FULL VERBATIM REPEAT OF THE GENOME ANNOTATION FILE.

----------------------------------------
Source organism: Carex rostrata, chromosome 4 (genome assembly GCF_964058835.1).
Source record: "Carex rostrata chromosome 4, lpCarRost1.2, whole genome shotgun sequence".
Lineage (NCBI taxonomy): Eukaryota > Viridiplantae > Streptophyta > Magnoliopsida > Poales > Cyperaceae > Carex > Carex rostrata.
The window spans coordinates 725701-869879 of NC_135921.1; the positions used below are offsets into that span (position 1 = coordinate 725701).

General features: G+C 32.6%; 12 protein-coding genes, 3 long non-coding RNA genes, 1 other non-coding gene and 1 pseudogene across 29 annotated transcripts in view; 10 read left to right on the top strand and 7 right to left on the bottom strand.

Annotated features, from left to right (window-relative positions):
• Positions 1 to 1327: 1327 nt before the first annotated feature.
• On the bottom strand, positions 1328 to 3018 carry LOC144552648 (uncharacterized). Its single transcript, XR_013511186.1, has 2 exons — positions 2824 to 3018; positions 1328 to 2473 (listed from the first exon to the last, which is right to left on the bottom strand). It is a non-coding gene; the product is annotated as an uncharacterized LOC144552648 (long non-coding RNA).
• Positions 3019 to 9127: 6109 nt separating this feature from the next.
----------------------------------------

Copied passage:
Source organism: Carex rostrata, chromosome 4 (genome assembly GCF_964058835.1).
Source record: "Carex rostrata chromosome 4, lpCarRost1.2, whole genome shotgun sequence".
Lineage (NCBI taxonomy): Eukaryota > Viridiplantae > Streptophyta > Magnoliopsida > Poales > Cyperaceae > Carex > Carex rostrata.
The window spans coordinates 725701-869879 of NC_135921.1; the positions used below are offsets into that span (position 1 = coordinate 725701).

General features: G+C 32.6%; 12 protein-coding genes, 3 long non-coding RNA genes, 1 other non-coding gene and 1 pseudogene across 29 annotated transcripts in view; 10 read left to right on the top strand and 7 right to left on the bottom strand.

Annotated features, from left to right (window-relative positions):
• Positions 1 to 1327: 1327 nt before the first annotated feature.
• On the bottom strand, positions 1328 to 3018 carry LOC144552648 (uncharacterized). Its single transcript, XR_013511186.1, has 2 exons — positions 2824 to 3018; positions 1328 to 2473 (listed from the first exon to the last, which is right to left on the bottom strand). It is a non-coding gene; the product is annotated as an uncharacterized LOC144552648 (long non-coding RNA).
• Positions 3019 to 9127: 6109 nt separating this feature from the next.